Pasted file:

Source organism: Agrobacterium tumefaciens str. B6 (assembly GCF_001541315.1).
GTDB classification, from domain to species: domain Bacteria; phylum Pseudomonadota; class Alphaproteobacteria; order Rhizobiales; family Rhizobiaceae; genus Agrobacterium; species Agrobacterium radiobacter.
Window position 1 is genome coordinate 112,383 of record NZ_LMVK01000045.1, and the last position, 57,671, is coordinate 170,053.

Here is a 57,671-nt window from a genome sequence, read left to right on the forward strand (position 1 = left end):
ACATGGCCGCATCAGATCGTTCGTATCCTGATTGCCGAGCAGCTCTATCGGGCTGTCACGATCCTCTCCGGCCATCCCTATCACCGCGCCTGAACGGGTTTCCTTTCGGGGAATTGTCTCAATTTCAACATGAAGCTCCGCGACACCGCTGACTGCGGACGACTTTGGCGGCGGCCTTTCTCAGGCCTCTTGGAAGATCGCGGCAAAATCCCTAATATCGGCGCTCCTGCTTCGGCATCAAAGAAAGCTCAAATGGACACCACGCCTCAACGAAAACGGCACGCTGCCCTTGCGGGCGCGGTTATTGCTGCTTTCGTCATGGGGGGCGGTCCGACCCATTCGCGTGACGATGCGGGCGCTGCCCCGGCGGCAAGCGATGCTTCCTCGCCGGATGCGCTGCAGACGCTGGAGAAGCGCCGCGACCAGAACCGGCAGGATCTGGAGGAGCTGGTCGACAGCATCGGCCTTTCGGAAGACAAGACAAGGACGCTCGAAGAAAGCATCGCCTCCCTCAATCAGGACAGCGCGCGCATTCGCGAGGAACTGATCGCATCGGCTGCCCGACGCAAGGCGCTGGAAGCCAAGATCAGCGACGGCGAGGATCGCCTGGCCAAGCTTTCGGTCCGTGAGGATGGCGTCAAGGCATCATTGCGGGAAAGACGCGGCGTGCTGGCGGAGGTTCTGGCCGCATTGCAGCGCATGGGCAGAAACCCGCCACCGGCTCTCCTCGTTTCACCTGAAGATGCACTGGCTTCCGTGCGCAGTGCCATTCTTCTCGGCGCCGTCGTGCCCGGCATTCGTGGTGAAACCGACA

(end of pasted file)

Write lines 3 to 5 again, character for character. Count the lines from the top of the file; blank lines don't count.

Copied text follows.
Window position 1 is genome coordinate 112,383 of record NZ_LMVK01000045.1, and the last position, 57,671, is coordinate 170,053.

Here is a 57,671-nt window from a genome sequence, read left to right on the forward strand (position 1 = left end):
ACATGGCCGCATCAGATCGTTCGTATCCTGATTGCCGAGCAGCTCTATCGGGCTGTCACGATCCTCTCCGGCCATCCCTATCACCGCGCCTGAACGGGTTTCCTTTCGGGGAATTGTCTCAATTTCAACATGAAGCTCCGCGACACCGCTGACTGCGGACGACTTTGGCGGCGGCCTTTCTCAGGCCTCTTGGAAGATCGCGGCAAAATCCCTAATATCGGCGCTCCTGCTTCGGCATCAAAGAAAGCTCAAATGGACACCACGCCTCAACGAAAACGGCACGCTGCCCTTGCGGGCGCGGTTATTGCTGCTTTCGTCATGGGGGGCGGTCCGACCCATTCGCGTGACGATGCGGGCGCTGCCCCGGCGGCAAGCGATGCTTCCTCGCCGGATGCGCTGCAGACGCTGGAGAAGCGCCGCGACCAGAACCGGCAGGATCTGGAGGAGCTGGTCGACAGCATCGGCCTTTCGGAAGACAAGACAAGGACGCTCGAAGAAAGCATCGCCTCCCTCAATCAGGACAGCGCGCGCATTCGCGAGGAACTGATCGCATCGGCTGCCCGACGCAAGGCGCTGGAAGCCAAGATCAGCGACGGCGAGGATCGCCTGGCCAAGCTTTCGGTCCGTGAGGATGGCGTCAAGGCATCATTGCGGGAAAGACGCGGCGTGCTGGCGGAGGTTCTGGCCGCATTGCAGCGCATGGGCAGAAACCCGCCACCGGCTCTCCTCGTTTCACCTGAAGATGCACTGGCTTCCGTGCGCAGTGCCATTCTTCTCGGCGCCGTCGTGCCCGGCATTCGTGGTGAAACCGACA